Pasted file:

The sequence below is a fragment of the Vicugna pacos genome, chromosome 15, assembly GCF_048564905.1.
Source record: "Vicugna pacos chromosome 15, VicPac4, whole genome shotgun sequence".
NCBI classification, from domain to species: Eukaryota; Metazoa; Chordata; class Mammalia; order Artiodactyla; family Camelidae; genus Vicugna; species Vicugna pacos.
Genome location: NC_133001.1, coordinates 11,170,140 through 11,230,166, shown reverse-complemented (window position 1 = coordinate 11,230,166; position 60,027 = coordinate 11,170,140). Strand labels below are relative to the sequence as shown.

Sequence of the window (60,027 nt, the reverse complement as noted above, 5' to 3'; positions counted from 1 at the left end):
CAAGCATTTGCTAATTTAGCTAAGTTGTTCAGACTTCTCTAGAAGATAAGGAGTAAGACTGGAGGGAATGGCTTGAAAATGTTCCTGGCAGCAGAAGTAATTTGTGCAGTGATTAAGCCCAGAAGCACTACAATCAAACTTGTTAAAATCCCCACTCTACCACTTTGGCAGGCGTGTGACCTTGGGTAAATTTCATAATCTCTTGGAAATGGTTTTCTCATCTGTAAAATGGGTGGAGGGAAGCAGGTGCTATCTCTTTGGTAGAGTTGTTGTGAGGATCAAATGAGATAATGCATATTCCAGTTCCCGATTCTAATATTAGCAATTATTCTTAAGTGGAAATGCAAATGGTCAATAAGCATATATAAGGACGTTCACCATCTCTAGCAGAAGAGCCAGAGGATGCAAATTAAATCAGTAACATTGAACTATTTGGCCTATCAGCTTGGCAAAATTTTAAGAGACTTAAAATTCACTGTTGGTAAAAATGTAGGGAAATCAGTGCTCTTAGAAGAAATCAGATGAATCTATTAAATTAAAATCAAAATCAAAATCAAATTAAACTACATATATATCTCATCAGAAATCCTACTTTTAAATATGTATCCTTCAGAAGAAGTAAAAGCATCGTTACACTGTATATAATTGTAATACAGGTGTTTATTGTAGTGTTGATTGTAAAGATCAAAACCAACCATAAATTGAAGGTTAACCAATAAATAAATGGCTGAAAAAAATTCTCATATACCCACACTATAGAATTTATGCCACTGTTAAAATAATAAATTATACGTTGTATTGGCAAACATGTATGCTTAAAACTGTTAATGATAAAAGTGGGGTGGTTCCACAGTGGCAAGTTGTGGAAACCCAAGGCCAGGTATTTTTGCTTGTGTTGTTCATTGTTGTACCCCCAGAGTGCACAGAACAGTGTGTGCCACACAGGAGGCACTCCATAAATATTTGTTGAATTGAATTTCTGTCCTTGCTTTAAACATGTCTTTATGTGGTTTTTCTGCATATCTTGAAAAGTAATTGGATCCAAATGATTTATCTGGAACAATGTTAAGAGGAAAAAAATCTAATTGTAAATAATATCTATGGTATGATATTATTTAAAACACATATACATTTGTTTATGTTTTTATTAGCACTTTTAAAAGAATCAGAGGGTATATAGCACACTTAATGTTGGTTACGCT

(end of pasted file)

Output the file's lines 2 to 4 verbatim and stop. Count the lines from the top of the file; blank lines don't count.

Source record: "Vicugna pacos chromosome 15, VicPac4, whole genome shotgun sequence".
NCBI classification, from domain to species: Eukaryota; Metazoa; Chordata; class Mammalia; order Artiodactyla; family Camelidae; genus Vicugna; species Vicugna pacos.
Genome location: NC_133001.1, coordinates 11,170,140 through 11,230,166, shown reverse-complemented (window position 1 = coordinate 11,230,166; position 60,027 = coordinate 11,170,140). Strand labels below are relative to the sequence as shown.